Australia’s corporate regulators have upped the ante to combat greenwashing activity. Recently, ASIC detailed 35 interventions it made over the past nine months, including historic legal action against superannuation giant, Mercer, for spruiking a green fund with links to gambling and fossil fuels. And now ACCC is pursuing dairy company Moo over accusations it incorrectly labelled its packaging as made from ‘ocean plastics’. Both cases highlight the serious issue of false and misleading environmental claims and their potential to distort investment decisions.

What should your business be doing to avoid greenwashing?

>> Pay attention to regulation and update governance systems.
Greenwashing is a key enforcement priority for regulators ASIC and ACCC in 2023. In addition to ASIC interventions, an Internet sweep by ACCC late last year of 247 companies revealed that over half had made spurious claims about their environmental credentials. ESG regulation is moving quickly so keep up to date with regulatory news and changes and update corporate governance systems accordingly. Take a look at the recent guidelines from ASIC which sets out disclosure obligations and some useful examples.

>> Substantiate your claims.
If your business is reporting or promoting a net-zero commitment or target, or using terms like ‘carbon neutral’, ‘clean’ or ‘green’ then you must be able to support this with factual evidence about how the targets are being achieved. Regularly disclose performance against targets and detail the actions that your company is taking to reach that commitment. Disclose the sustainability framework and metrics that you are using to measure and report. Remove any statements (including forward-looking statements) from investor briefings, marketing materials, websites and social media where you cannot provide a reasonable basis for claims.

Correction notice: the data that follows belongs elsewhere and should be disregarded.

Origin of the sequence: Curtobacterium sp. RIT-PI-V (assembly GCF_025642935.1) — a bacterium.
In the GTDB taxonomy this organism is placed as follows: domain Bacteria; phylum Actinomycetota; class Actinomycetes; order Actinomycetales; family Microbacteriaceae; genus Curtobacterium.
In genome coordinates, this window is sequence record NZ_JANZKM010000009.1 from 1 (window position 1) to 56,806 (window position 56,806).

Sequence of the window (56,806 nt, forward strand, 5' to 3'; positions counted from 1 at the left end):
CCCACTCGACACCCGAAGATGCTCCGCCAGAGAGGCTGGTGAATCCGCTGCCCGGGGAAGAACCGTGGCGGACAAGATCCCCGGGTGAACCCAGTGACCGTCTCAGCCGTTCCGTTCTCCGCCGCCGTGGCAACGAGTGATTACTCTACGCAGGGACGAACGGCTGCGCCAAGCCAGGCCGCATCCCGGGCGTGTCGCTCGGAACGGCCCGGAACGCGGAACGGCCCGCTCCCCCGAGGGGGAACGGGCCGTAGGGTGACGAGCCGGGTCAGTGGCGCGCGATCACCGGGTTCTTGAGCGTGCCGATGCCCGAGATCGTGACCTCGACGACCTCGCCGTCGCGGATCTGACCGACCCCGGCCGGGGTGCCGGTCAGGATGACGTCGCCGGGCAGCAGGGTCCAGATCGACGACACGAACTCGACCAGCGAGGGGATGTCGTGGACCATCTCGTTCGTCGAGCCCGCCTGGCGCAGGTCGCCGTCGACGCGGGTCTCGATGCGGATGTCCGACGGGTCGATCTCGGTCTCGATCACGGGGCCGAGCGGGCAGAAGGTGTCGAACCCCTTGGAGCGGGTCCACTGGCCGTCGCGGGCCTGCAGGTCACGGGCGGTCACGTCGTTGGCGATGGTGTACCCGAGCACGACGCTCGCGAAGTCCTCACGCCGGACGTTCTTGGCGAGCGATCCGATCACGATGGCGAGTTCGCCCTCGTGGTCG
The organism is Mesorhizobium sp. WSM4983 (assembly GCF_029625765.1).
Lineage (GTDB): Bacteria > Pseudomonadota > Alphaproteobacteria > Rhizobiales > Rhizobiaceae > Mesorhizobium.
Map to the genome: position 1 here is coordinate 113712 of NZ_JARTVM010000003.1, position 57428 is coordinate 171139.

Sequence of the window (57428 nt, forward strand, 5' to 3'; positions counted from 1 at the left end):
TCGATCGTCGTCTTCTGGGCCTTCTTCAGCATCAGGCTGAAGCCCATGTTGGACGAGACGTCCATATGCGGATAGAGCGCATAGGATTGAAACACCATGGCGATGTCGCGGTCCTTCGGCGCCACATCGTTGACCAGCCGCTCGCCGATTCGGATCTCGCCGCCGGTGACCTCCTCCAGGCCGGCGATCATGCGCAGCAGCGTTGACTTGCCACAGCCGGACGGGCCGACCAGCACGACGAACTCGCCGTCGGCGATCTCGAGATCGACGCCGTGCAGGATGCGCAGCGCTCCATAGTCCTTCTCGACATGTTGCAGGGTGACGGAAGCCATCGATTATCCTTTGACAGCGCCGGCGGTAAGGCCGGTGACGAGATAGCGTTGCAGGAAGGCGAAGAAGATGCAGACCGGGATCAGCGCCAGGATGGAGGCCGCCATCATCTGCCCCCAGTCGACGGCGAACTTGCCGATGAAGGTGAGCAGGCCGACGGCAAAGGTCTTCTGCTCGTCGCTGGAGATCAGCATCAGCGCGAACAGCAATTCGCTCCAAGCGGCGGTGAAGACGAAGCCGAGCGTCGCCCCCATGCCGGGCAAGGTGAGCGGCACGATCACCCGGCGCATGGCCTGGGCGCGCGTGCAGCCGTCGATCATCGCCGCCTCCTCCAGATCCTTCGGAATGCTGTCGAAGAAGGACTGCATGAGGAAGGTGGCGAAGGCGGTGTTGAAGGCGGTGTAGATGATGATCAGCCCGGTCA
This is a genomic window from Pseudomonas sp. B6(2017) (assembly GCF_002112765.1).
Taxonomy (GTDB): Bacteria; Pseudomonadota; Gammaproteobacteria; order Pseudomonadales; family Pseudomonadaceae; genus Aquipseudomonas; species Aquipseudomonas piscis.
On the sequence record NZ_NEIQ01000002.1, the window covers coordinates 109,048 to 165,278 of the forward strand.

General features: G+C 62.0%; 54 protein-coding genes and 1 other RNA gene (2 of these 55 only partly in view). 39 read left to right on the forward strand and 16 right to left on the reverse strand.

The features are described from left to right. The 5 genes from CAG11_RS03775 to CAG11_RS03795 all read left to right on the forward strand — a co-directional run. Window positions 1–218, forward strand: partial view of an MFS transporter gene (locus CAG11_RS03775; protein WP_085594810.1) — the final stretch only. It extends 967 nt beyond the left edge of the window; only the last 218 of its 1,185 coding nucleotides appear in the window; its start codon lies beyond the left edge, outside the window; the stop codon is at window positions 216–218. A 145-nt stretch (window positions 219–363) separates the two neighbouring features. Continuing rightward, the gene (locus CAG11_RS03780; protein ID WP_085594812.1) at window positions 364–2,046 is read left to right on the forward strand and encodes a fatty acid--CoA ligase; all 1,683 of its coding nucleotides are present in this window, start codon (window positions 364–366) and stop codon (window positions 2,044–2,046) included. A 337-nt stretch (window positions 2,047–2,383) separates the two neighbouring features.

>> Disclose your climate information.
We recommend reporting against the Taskforce on Climate-Related Financial Disclosures (TCFD) framework which is supported by ASIC to disclose your company’s climate information. Despite the review of global sustainability standards currently underway, the TCFD is well positioned for best-practice disclosure in the future.

>> Use truthful, clear language when describing financial products.
When labelling or describing a financial fund or product, avoid language and headline claims which are vague, open to interpretation and/or cannot be appropriately verified. Phrases such as ‘socially responsible’ or ‘sustainable’ need to be defined – so that investors can make informed decisions. That is, what does the fund or product do that is ‘socially responsible’? If your fund or product does not accurately reflect the description or label, then those statements are at risk of being misleading. Check the ASIC site for useful examples.

>> Assess marketing and advertising statements.
Greenwashing is not only limited to investor information and financial products. Companies must ensure that marketing, advertising, social media and packaging statements are truthful and aligned to factual sustainability information. As a first step, conduct an audit of any marketing materials (including digital media and website content) to check the validity of environmental claims. Make sure your company can produce evidence to back up any claims.

>> Engage specialist advice.
Contact the Futureproof team for guidance on how to build a robust ESG program with best-practice disclosures to avoid greenwashing risks for your business.